Not many people enjoy being cramped in an airplane – barely able to move for hours while impatiently waiting to land at their destination. The situation is little different for drivers since there is more room to move around in your seat but long hours of sitting can take their toll on your patience and your body.
Time is money and long stops can be costly. But there are simple exercises and stretches you can do while driving or on a short rest stop that will keep you alert and finely tuned, like your rig.
Let’s work from the ground up.
Foot flexes are ideal for keeping your leg moving when otherwise you might by sitting motionless for a long stretch on the road. It’s as simple as putting your foot down and then raising it or flexing it up for 30 seconds the next time you are taking a break from driving. Alternating this stretches your calf muscles and keeps the blood flowing to avoid discomfort.
Up to the midsection where posture is everything. It might look ridiculous – who can see you, anyway? – but sitting up straight with your shoulders back is a great way to strengthen stomach muscles and keep everything in alignment. If you have bad posture (like many people who sit at a desk all day) it might be painful to start this exercise but over time you will find that you naturally sit up straight because it is actually more comfortable.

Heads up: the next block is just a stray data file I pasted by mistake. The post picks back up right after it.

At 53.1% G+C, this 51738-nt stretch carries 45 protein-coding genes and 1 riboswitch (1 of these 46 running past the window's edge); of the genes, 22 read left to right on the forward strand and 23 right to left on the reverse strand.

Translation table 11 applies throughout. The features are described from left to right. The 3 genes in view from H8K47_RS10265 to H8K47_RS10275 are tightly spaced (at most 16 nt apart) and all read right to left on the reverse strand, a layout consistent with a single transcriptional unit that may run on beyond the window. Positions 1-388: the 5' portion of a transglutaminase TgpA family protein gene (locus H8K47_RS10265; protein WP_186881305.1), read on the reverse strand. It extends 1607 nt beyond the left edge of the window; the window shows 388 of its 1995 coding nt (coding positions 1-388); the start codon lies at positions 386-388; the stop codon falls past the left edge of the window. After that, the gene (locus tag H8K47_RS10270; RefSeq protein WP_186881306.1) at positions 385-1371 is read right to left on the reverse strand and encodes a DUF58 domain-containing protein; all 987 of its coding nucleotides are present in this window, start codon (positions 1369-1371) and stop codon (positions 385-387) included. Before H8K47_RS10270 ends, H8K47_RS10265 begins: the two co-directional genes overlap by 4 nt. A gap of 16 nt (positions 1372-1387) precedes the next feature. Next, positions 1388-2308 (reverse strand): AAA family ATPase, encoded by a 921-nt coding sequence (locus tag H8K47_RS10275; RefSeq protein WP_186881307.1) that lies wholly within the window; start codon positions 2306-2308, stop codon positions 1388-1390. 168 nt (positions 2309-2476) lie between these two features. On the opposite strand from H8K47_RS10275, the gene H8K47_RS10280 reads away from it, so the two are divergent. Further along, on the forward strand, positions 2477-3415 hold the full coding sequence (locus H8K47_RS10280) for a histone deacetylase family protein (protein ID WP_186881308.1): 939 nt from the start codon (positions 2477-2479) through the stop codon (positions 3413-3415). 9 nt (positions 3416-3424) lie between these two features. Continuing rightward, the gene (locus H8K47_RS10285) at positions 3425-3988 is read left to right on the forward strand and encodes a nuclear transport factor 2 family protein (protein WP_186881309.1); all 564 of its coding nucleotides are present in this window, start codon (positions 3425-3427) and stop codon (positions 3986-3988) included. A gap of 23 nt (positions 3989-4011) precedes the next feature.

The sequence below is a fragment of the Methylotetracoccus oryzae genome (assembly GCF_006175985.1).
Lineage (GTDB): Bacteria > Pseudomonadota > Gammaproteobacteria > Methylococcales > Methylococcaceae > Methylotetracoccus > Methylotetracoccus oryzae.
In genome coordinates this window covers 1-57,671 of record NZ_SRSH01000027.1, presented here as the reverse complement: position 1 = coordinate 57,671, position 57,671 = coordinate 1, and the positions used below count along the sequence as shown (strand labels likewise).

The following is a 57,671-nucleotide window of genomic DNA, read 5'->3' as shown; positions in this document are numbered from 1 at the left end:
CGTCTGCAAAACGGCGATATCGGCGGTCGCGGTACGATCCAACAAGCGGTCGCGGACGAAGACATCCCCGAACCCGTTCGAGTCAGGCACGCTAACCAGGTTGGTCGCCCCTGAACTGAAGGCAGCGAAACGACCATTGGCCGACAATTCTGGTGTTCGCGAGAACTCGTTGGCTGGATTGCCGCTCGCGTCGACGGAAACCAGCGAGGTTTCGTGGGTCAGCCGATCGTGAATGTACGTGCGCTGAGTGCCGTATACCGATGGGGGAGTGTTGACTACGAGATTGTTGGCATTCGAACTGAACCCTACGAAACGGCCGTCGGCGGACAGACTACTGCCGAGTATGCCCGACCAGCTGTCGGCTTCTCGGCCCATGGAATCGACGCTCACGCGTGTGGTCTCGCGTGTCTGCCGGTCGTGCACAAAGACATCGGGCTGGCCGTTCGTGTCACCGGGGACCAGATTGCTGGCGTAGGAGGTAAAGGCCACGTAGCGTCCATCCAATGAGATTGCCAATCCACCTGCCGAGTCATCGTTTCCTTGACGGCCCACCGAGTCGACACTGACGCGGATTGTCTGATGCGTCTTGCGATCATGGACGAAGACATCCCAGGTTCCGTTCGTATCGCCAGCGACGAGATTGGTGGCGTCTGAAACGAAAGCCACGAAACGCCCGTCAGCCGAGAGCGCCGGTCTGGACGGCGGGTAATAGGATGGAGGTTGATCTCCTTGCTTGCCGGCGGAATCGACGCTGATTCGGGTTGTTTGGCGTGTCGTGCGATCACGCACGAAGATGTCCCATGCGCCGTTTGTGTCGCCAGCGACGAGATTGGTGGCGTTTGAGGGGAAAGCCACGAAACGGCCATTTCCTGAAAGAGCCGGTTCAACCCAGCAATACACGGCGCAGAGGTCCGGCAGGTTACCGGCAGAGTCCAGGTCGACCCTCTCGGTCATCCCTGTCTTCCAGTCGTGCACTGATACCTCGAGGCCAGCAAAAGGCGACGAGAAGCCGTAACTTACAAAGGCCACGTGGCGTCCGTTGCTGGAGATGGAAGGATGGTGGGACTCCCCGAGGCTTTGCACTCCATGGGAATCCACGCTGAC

Rather than being hunched or totally slouched in your seat, sit straight up with your shoulders pulled back to align the body instead of pulling forward. This has great long-term benefits and not just when you’re behind the wheel.
During your next rest stop, take 30 seconds to put your arm against the wall and lean into it. This stretches out the muscles that are locked in place when your hands are on the steering wheel. Do this on each side for 30 seconds. Better yet, do it when you get out of the cab and when you are heading back in. Two minutes of stretches will make a huge difference on the arms for the next several hours of your drive.
Moving up to the head and neck – you might not feel tension as you look straight ahead, but over time you know you find yourself rubbing your neck or doing head rolls to try make it feel better. Again, the way to ease the pain is to keep moving.
Slight head tilts to the left and right, holding the position for 10 seconds before moving to the next side, will keep the blood flowing and the muscles active. Even tilting your chin up and to the left, and up and to the right while you look straight ahead is great to stretch out the neck.
There are little exercises you can do to keep the body in top shape while boosting your productivity behind the wheel.